Samsung is throwing its considerable weight behind graphene production, claiming a breakthrough that should overcome problems with using the material in transistors and open the doors to future development in electronics.
Various firms have been throwing money at developing graphene for future applications in replacement of silicon, with big hitters such as IBM and Intel achieving considerable headway.
Now Samsung's Advanced Institute of Technology research arm has claimed that it has overcome one of the most fundamental problems with using graphene in a circuit - its ability to switch from one state to another like a semiconductor.
In the past, even Intel and IBM have written off graphene being used in a CPU, in its current state at least, due to the difficulting in getting the material to switch. But Samsung believes it has found a way to overcome this with a new transistor structure.
While graphene has many extraordinary properties that would make it very useful in electronics, such as extremely high electron mobility, the inability to switch between a ‘0’ and ‘1’ state makes it difficult to use in semiconductor applications.
Samsung points out that [revious attempts have been made to turn semi-metallic graphene into a semiconductor, but this has resulted in a decrease in electron mobility.
The team at Samsung’s research arm believe that by re-engineering the basic operating principles of digital switches, they have found a way to get graphene to switch between states without losing its coveted properties.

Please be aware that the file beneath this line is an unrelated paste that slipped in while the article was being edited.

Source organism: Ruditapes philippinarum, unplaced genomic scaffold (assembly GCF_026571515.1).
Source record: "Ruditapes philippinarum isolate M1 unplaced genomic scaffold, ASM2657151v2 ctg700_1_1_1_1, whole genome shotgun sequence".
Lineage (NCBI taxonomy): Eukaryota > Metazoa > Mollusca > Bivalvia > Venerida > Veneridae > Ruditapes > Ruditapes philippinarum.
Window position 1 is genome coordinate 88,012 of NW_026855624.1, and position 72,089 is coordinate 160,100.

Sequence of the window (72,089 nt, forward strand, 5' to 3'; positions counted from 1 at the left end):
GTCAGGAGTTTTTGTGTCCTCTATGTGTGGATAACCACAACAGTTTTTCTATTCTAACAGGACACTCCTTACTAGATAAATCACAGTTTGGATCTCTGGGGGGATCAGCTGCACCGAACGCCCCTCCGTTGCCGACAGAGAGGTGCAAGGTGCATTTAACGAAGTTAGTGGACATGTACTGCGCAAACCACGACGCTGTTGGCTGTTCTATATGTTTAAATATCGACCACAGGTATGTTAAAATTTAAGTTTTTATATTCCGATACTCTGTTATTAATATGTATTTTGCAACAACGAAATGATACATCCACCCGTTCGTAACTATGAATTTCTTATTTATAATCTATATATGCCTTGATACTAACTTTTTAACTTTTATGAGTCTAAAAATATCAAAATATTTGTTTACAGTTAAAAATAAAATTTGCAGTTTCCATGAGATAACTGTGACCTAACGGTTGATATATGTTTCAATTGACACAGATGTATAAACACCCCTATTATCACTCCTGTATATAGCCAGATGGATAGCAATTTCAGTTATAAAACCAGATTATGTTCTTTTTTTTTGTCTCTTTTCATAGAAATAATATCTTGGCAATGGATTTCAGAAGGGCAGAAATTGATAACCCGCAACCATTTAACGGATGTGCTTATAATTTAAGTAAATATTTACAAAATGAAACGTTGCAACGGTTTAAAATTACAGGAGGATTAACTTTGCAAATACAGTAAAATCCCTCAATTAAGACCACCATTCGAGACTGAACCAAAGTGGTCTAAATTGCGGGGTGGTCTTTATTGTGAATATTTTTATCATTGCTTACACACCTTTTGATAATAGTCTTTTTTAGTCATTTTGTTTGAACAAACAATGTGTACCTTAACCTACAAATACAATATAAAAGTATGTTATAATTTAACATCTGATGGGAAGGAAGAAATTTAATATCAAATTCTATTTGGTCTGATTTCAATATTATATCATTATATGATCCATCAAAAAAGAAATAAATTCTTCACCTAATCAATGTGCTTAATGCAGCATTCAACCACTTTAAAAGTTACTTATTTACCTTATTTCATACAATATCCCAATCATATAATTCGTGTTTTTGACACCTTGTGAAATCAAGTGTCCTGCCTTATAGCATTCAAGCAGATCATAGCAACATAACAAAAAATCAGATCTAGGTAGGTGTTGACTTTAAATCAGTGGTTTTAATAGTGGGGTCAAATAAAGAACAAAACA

Samsung says that it has developed a ‘Schottky barrier’ control device named a ‘Barristor’ which can stop current in the graphene by lifting the barrier to a cut off point.
The firm claims to have also expanded the research into basic circuit components such as logic gates and logic circuits.
Samsung owns nine patents relating to the Barristor, which will go into the pile marked ‘graphene patents’ that it has been amassing.
According to the Intellectual Property Office, Samsung was leading last year in the number of patents for the ‘wonder material’.
This covers a range of applications and Samsung, like various other tech firms, has been eyeing the more imminent use of graphene in flexible touchscreens - with smartphones and tablets likely to be among the first ways that consumers see graphene implemented in their devices.
According to chip industry sooth-sayers Future Horizons, it could be a few years before we start to see processors using graphene in mainstream applications, and it appears that its apparent destiny to replacing silicon, in some quarters anyway, is far from assured.
However, if Samsung is keen on staying at the forefront of future chip development it will be interesting to see how other powerhouses respond.